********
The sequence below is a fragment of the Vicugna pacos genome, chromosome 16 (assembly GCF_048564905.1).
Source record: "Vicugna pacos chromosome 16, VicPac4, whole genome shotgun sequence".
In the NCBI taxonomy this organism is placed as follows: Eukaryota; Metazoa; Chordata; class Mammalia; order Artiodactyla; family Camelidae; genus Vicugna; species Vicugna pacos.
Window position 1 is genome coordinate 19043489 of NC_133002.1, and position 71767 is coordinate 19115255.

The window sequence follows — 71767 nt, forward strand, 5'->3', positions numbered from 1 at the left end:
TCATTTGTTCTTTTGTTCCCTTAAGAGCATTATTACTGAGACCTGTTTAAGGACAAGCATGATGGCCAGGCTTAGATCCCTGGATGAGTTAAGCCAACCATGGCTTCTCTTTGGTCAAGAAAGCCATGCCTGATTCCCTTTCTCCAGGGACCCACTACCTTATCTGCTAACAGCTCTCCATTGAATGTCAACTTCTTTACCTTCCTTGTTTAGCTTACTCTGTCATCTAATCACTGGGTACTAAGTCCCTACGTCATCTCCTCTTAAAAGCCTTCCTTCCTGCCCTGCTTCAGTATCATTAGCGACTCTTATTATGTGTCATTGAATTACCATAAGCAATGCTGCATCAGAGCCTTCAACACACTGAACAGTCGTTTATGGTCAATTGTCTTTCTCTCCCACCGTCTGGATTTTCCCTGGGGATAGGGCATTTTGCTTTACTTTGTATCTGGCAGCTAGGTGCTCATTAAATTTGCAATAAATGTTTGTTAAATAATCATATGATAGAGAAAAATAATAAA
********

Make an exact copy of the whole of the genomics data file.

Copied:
The sequence below is a fragment of the Vicugna pacos genome, chromosome 16 (assembly GCF_048564905.1).
Source record: "Vicugna pacos chromosome 16, VicPac4, whole genome shotgun sequence".
In the NCBI taxonomy this organism is placed as follows: Eukaryota; Metazoa; Chordata; class Mammalia; order Artiodactyla; family Camelidae; genus Vicugna; species Vicugna pacos.
Window position 1 is genome coordinate 19043489 of NC_133002.1, and position 71767 is coordinate 19115255.

The window sequence follows — 71767 nt, forward strand, 5'->3', positions numbered from 1 at the left end:
TCATTTGTTCTTTTGTTCCCTTAAGAGCATTATTACTGAGACCTGTTTAAGGACAAGCATGATGGCCAGGCTTAGATCCCTGGATGAGTTAAGCCAACCATGGCTTCTCTTTGGTCAAGAAAGCCATGCCTGATTCCCTTTCTCCAGGGACCCACTACCTTATCTGCTAACAGCTCTCCATTGAATGTCAACTTCTTTACCTTCCTTGTTTAGCTTACTCTGTCATCTAATCACTGGGTACTAAGTCCCTACGTCATCTCCTCTTAAAAGCCTTCCTTCCTGCCCTGCTTCAGTATCATTAGCGACTCTTATTATGTGTCATTGAATTACCATAAGCAATGCTGCATCAGAGCCTTCAACACACTGAACAGTCGTTTATGGTCAATTGTCTTTCTCTCCCACCGTCTGGATTTTCCCTGGGGATAGGGCATTTTGCTTTACTTTGTATCTGGCAGCTAGGTGCTCATTAAATTTGCAATAAATGTTTGTTAAATAATCATATGATAGAGAAAAATAATAAA